Match Day 2023: By the Numbers
March 19th, 2023
(March 19, 2023) — Soon-to-be physicians around the nation gathered March 17 at their respective schools for the annual tradition known as “Match Day,” when medical students learn where they will train as residents. At Georgetown, about 200 students nervously awaited the go-ahead to open their envelopes in person and online to reveal the long-awaited news.
Surrounded by fireplaces, family and flowers, students mingled with anticipation in the Healey Family Student Center just before opening their match letters revealing the next destination in their training. Lee Jones, MD, dean for medical education, provided brief remarks before the noon hour where he congratulated students and thanked all of the health care professionals who helped students reach the milestone, including the medical school faculty, nurses and residents with whom students interacted during their clerkships.
“This year we have a small but mighty group of five students matching in family medicine,” said Jeff Weinfeld, MD, professor of family medicine. “Students interested in matching in family medicine are motivated by caring for the whole person and serving their communities by developing long-term, meaningful relationships with their patients.”
These future residents will help fill the substantial shortage nationwide of primary care physicians, which the Health Resources and Services Administration (HRSA) estimates will reach a shortage of 23,640 primary care physicians by 2025. Students interested in primary care could pursue residency in family medicine, internal medicine and pediatrics. Internal medicine matched with the highest number of students in this year’s cohort at 36. Ten students matched with pediatrics.
Whitney Peterson (M’23) beamed with excitement at Match Day when finding out that she matched with her top choice of the University of New Mexico School of Medicine.
As a member of the Cherokee Nation in Oklahoma, Peterson experienced firsthand the under-resourced care provided by tribal health services while attending college at Oklahoma State.
“In college, I had to wait months to get an appointment with tribal health services because of physician shortages,” Peterson said. “Other services such as optometry, dentistry, or diabetes educators were even more difficult to access.”
For her third-year clerkship in family medicine, Peterson completed a rotation with Indian Health Service (IHS) in Gallup, New Mexico. “I really had a life-changing experience,” she said. “I enjoyed it so much because many of the physicians, even if they were not native physicians, truly wanted to work with the specific patient population and give back to the community.”
Peterson described going on house calls in geographically isolated areas as part of the clerkship. “Many of the native populations lived in extremely rural conditions, sometimes with no electricity and no running water,” she said. The eye-opening experience for Peterson left her wanting to return to the southwest and continue working with native populations.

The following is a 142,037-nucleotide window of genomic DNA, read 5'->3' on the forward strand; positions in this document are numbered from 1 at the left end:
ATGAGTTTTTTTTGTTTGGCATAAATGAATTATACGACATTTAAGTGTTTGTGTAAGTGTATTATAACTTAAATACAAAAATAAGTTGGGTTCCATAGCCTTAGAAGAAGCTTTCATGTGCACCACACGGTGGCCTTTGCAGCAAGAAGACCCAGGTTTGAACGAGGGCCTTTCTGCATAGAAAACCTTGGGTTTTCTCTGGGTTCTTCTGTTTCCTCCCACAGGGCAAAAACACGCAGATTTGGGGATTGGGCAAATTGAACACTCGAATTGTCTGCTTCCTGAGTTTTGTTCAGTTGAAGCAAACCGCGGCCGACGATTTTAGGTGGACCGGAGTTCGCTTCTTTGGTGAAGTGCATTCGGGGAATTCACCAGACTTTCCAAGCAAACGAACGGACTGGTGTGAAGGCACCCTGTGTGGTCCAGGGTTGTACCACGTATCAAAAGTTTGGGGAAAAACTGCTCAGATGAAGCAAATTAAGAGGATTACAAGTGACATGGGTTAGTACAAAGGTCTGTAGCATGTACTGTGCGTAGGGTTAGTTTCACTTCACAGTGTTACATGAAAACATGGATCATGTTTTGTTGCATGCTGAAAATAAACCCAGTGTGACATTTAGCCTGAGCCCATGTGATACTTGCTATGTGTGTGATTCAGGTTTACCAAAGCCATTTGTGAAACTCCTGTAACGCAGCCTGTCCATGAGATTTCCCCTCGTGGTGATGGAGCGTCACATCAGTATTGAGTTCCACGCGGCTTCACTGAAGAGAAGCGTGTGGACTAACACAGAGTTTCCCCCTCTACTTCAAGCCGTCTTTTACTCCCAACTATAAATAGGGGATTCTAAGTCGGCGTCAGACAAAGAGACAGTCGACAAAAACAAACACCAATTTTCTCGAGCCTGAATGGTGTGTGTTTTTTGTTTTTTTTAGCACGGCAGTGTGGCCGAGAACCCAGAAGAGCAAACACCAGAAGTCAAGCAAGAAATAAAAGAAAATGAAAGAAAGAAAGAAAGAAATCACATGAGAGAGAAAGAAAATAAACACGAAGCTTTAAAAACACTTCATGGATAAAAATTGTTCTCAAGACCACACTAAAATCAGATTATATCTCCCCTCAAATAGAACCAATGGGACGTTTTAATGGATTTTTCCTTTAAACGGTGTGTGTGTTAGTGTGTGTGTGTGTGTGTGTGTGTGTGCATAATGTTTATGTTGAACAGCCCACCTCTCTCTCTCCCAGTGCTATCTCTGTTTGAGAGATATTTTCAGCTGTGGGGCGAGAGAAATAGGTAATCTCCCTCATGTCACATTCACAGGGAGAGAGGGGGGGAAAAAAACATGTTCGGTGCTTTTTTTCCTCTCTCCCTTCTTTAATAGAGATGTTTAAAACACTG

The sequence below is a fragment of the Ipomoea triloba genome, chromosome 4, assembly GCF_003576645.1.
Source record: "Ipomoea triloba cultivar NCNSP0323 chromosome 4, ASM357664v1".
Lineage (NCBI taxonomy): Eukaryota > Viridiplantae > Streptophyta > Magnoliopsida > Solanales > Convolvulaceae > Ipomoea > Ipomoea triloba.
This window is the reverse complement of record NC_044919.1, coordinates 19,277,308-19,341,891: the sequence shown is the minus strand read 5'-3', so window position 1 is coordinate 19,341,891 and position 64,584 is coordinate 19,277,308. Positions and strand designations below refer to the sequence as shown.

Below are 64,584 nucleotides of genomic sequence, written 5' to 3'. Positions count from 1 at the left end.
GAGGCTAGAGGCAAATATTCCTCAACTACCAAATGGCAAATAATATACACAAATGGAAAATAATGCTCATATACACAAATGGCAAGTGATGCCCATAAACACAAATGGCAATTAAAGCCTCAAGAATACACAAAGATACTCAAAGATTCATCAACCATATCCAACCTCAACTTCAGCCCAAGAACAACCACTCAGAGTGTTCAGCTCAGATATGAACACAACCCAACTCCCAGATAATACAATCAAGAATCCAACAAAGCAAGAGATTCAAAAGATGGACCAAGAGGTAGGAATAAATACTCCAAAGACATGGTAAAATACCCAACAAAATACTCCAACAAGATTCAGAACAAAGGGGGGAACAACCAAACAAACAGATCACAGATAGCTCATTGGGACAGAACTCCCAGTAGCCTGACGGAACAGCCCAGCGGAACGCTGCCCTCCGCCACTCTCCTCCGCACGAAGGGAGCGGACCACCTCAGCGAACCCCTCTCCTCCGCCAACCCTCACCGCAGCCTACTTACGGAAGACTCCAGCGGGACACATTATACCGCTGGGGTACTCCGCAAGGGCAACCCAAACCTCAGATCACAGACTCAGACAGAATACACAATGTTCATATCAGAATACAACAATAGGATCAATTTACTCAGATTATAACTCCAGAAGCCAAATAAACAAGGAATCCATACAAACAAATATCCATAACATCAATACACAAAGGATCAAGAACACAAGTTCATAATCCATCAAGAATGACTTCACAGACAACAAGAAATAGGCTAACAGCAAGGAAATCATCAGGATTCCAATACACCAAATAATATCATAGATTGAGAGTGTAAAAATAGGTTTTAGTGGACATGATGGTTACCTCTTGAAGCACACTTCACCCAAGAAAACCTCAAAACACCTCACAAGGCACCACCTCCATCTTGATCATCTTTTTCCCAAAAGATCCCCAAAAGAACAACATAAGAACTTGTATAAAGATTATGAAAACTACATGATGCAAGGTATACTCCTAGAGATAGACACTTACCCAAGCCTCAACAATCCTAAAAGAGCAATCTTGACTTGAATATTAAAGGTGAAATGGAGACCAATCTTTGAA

Peterson acknowledges that the structure of the U.S. health care system as a fee-for-service model drives many medical students into specialties in order to more easily pay off their student loans. As a Sarah Stewart Scholar, Peterson felt free to pursue her passion. “I wanted to go into primary care so the relief of not having such a heavy debt load further supported my decision.”
Peterson also credits the family medicine department for inspiring her career choices. “The faculty in family medicine are really doing so much for the school with racial justice and social justice initiatives,” she said. “They really model who I want to be and the type of colleagues I want to work with.”
Accompanied by her parents, Ruth Watson (M’23) attended the Match Day celebrations where she matched with her top choice for family medicine, MedStar Franklin Square Medical Center, located just outside of Baltimore, Maryland. Watson will join about 25% of her classmates who also matched within the Baltimore-Washington, DC, region.
Watson grew up the granddaughter of the town physician in a middle-Tennessee town where she learned what it looked like to take good care of neighbors. “I grew up seeing my grandfather diagnose strep throat in the middle of the night sitting in the living room,” she said. “I feel like I’m coming full circle with matching in family medicine.”
Watson’s interest in practicing primary care grew during her third- and fourth year rotations at MedStar Franklin Square Medical Center. “You see so many populations in primary care — kids, pregnant people, people in the middle of their lives. It’s really the full lifespan you get to engage with.”
With family medicine, Watson believes that physicians have the ability to create health behavior changes with their patients. “The longitudinal part, seeing your patients as they go through their lives, can create a trusting, therapeutic alliance where you can create and work toward health goals with your patient.”
Watson thinks of primary care in broad terms and believes that specialties such as pediatrics and obstetrics & gynecology often practice primary care. Unlike these specialties, however, she values that in family medicine, like emergency medicine, patients of all ages and sexes are seen. “You can see everything with family medicine because you see everyone,” said Watson.
“I couldn’t be more excited for our class to go out and be residents!” she added.
Match Day 2023: By the Numbers
March 19th, 2023